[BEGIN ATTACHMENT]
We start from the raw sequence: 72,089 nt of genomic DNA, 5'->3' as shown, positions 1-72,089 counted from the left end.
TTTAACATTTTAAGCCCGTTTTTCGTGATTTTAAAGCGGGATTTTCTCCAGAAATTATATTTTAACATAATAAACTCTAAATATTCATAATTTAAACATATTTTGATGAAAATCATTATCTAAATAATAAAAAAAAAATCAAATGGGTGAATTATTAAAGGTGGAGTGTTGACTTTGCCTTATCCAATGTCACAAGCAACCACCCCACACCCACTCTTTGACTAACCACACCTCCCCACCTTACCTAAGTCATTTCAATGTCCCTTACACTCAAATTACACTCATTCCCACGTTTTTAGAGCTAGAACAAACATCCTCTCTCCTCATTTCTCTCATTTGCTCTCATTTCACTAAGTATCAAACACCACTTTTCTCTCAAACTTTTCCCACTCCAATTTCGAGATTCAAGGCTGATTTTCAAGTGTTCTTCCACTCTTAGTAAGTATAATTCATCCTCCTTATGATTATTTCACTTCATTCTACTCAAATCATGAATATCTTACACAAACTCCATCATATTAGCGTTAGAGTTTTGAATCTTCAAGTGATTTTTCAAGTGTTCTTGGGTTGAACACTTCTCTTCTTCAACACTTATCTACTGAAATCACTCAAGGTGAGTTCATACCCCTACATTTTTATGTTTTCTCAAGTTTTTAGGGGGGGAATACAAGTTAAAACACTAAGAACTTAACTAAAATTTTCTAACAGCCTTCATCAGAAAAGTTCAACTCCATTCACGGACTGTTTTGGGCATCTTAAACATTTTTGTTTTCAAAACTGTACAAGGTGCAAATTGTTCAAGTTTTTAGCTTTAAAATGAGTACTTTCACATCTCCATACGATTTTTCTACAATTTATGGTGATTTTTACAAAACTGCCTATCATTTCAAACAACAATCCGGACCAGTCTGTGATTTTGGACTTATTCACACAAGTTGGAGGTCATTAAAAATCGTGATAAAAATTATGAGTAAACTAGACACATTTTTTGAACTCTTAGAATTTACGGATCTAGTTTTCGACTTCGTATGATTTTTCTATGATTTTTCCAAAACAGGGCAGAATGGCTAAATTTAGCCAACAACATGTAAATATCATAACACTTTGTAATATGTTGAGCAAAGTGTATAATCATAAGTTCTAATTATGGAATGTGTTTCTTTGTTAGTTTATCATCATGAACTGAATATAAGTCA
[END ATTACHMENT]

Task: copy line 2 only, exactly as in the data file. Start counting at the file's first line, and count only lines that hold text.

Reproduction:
TTTAACATTTTAAGCCCGTTTTTCGTGATTTTAAAGCGGGATTTTCTCCAGAAATTATATTTTAACATAATAAACTCTAAATATTCATAATTTAAACATATTTTGATGAAAATCATTATCTAAATAATAAAAAAAAAATCAAATGGGTGAATTATTAAAGGTGGAGTGTTGACTTTGCCTTATCCAATGTCACAAGCAACCACCCCACACCCACTCTTTGACTAACCACACCTCCCCACCTTACCTAAGTCATTTCAATGTCCCTTACACTCAAATTACACTCATTCCCACGTTTTTAGAGCTAGAACAAACATCCTCTCTCCTCATTTCTCTCATTTGCTCTCATTTCACTAAGTATCAAACACCACTTTTCTCTCAAACTTTTCCCACTCCAATTTCGAGATTCAAGGCTGATTTTCAAGTGTTCTTCCACTCTTAGTAAGTATAATTCATCCTCCTTATGATTATTTCACTTCATTCTACTCAAATCATGAATATCTTACACAAACTCCATCATATTAGCGTTAGAGTTTTGAATCTTCAAGTGATTTTTCAAGTGTTCTTGGGTTGAACACTTCTCTTCTTCAACACTTATCTACTGAAATCACTCAAGGTGAGTTCATACCCCTACATTTTTATGTTTTCTCAAGTTTTTAGGGGGGGAATACAAGTTAAAACACTAAGAACTTAACTAAAATTTTCTAACAGCCTTCATCAGAAAAGTTCAACTCCATTCACGGACTGTTTTGGGCATCTTAAACATTTTTGTTTTCAAAACTGTACAAGGTGCAAATTGTTCAAGTTTTTAGCTTTAAAATGAGTACTTTCACATCTCCATACGATTTTTCTACAATTTATGGTGATTTTTACAAAACTGCCTATCATTTCAAACAACAATCCGGACCAGTCTGTGATTTTGGACTTATTCACACAAGTTGGAGGTCATTAAAAATCGTGATAAAAATTATGAGTAAACTAGACACATTTTTTGAACTCTTAGAATTTACGGATCTAGTTTTCGACTTCGTATGATTTTTCTATGATTTTTCCAAAACAGGGCAGAATGGCTAAATTTAGCCAACAACATGTAAATATCATAACACTTTGTAATATGTTGAGCAAAGTGTATAATCATAAGTTCTAATTATGGAATGTGTTTCTTTGTTAGTTTATCATCATGAACTGAATATAAGTCA